The Queen Review
1997, and Britain is ushering in a new era. After thousands of years of Thatcher, the country rallies behind the young radical leader Tony Blair (Sheen), inventor of something fresh and exciting called New Labour, promising all kinds of excitement. The Establishment is underwhelmed, primarily anxious that this new PM will expect to be called by his first name. Still, life in Buckingham Palace goes on much as usual; the Queen (Mirren), after all, has worked with prime ministers from Churchill to Major.
And then… in September the world wakes up to the shocking news that Princess Diana, the divorced wife of Prince Charles (Jennings) and mother of the heir to the throne, has died in a car crash in Paris. The world, and the British public, reel. And then the sympathetic tributes pour in – flowers are stacked up outside the gates of Buckingham Palace, and tear-stained tourists sniffle on the 6 o’clock news.
But Buckingham Palace is empty. The Royals are on their usual summer holiday in Balmoral, and the Queen sees no reason to change their plans. They will mourn in private; Diana, after all, is no longer a member of the family, this is not a matter of state, and the Queen’s instinct is to protect her grandchildren, who will soon be sorted out by a brisk walk and a bit of shooting. Charles is dispatched to Paris to bring home the body, which will be buried privately at the request of the Spencers.
Well, anyone who was alive can remember what happened next. The British public went temporarily insane. Outpourings of grief for Diana; queues to sign hastily set up books of condolence; rotting floral tributes all over London. And Blair, aided and abetted by Alastair Campbell (Mark Bazeley), seizes the moment, describing Diana as ‘The People’s Princess’. The beleagured Queen, isolated in Scotland, is increasingly vilified in the press for her terribly British reaction – and it’s up to Blair to try and save the monarchy from itself.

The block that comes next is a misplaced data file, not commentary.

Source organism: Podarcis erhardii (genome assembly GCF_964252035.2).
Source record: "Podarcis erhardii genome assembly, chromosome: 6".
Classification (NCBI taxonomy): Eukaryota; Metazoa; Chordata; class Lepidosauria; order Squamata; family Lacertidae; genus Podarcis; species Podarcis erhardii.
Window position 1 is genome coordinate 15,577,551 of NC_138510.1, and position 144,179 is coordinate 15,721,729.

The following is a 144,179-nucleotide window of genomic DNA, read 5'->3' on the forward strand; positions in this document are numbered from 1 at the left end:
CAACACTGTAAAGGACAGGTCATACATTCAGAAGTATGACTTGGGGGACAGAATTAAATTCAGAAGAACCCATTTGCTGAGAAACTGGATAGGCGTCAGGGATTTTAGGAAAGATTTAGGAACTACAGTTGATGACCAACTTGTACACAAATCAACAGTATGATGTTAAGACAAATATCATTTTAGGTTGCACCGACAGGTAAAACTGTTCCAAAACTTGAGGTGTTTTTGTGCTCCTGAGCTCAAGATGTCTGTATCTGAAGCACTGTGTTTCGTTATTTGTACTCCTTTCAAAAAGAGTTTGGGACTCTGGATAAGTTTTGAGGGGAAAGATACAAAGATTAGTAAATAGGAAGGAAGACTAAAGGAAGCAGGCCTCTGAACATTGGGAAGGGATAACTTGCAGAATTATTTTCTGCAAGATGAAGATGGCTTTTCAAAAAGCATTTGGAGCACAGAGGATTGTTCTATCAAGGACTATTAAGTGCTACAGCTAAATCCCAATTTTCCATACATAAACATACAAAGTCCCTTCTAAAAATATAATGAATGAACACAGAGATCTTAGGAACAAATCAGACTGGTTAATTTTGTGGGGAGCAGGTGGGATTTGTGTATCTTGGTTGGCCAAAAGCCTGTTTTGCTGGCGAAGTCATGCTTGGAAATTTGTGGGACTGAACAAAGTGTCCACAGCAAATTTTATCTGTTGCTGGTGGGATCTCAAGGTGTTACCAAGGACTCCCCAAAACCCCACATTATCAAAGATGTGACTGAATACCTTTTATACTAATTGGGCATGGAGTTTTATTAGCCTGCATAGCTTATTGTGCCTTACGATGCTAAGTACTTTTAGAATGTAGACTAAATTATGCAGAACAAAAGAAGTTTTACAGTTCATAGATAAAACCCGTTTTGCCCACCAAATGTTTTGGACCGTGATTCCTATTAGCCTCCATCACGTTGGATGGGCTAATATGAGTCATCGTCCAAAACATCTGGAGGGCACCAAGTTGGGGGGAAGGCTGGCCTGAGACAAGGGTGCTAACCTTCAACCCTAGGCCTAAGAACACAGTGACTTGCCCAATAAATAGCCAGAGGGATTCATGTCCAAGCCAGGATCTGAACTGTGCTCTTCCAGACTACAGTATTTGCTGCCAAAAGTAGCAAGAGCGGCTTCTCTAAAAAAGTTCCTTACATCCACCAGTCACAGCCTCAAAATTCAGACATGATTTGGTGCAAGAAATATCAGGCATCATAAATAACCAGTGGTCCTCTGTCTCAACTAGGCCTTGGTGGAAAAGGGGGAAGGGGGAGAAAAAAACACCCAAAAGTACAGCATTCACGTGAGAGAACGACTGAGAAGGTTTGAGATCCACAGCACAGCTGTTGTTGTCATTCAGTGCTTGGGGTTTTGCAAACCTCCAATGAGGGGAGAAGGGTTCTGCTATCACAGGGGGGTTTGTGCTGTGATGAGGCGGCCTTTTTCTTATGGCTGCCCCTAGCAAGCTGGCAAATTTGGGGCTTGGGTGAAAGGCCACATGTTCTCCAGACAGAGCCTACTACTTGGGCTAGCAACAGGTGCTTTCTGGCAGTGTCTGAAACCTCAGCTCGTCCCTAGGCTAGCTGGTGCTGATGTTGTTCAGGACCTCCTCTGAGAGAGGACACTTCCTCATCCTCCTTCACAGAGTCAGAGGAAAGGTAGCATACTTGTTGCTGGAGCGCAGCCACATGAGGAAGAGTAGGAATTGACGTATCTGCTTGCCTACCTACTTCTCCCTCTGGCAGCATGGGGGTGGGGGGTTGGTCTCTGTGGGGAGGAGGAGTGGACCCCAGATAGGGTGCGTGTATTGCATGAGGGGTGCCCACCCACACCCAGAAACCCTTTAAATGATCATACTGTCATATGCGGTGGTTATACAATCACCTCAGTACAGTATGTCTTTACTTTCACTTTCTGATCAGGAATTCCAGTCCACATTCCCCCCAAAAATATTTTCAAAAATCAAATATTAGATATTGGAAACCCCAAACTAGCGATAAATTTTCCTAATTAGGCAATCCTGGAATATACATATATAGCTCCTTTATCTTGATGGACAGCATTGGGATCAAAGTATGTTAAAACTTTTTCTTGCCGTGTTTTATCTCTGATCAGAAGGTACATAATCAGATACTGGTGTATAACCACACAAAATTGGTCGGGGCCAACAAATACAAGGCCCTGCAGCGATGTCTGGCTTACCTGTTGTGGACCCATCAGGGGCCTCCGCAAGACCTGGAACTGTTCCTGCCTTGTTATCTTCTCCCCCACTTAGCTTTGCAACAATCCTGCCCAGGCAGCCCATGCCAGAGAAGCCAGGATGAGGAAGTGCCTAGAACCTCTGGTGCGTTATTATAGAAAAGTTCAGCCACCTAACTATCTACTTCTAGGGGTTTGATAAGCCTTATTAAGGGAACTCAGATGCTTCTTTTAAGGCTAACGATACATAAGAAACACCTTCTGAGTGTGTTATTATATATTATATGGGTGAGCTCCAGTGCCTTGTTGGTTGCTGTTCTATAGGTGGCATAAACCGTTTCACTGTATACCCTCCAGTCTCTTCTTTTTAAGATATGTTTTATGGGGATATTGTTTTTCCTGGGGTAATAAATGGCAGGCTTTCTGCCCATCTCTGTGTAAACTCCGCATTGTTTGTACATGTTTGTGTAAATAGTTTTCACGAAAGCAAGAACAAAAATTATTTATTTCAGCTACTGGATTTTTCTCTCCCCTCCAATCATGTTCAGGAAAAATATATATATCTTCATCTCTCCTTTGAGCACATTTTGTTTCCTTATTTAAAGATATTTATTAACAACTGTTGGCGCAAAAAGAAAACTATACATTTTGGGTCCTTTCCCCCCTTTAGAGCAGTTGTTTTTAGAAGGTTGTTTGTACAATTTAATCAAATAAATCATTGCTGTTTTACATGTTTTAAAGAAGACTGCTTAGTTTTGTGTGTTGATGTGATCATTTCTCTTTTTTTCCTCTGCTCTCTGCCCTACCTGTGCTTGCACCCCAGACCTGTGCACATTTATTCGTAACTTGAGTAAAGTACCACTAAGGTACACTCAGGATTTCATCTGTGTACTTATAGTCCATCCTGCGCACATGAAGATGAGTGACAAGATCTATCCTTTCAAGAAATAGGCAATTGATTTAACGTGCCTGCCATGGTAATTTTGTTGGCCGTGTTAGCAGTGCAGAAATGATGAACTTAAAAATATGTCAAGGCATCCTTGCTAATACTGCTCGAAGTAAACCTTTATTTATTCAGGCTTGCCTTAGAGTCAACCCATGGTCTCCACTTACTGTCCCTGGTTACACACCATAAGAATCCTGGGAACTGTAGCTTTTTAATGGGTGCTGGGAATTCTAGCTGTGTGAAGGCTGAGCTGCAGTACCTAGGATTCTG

We all know that the Queen did survive – and in fact has come through with flying colours, more popular than ever, while Diana has, thankfully, been consigned to the scrapheap of history, commemorated only by a fairly rubbishy fountain in Hyde Park. But The Queen is about more than just this personal story; it’s about class, and attitudes, and the changing face of British society.
At the centre of this is Mirren’s fantastic performance. It must be terribly difficult to play a living person, especially one as well-known as HRH, but Mirren pulls it off, as do all the cast – there’s an initial discomfort and then after ten minutes it all seems completely normal. Bound always by protocol, Mirren’s Elizabeth is still surprisingly witty and sharp; on learning of Blair’s electoral success, she wishes she could be ‘partial’ sometimes. Michael Sheen, now an old hand at playing Blair, counterbalances her poise with a performance of shiny unctuousness. The differences between them are delicately marked by art direction and wardrobe; Blair chatting on a cordless handset, wearing a ghastly Newcastle strip with BLAIR on the back; Ma’am, bolt upright, perches on a chair, clutching a bakelite phone in an interesting shade of eau de Nile.
I’m not a monarchist, but I definitely came down on the side of the Queen at the time, and again watching this film I couldn’t help but feel that the British public were wrong-headed and even cruel, driven on by the media. The royals did misjudge the public mood, but I found myself in sympathy with Prince Philip! (Cromwell) when he acidly comments on the irony of being called nutters by people who were busy tearing their hair out for a woman they’d never met.
The Queen review by Bruce Munro
Last modified on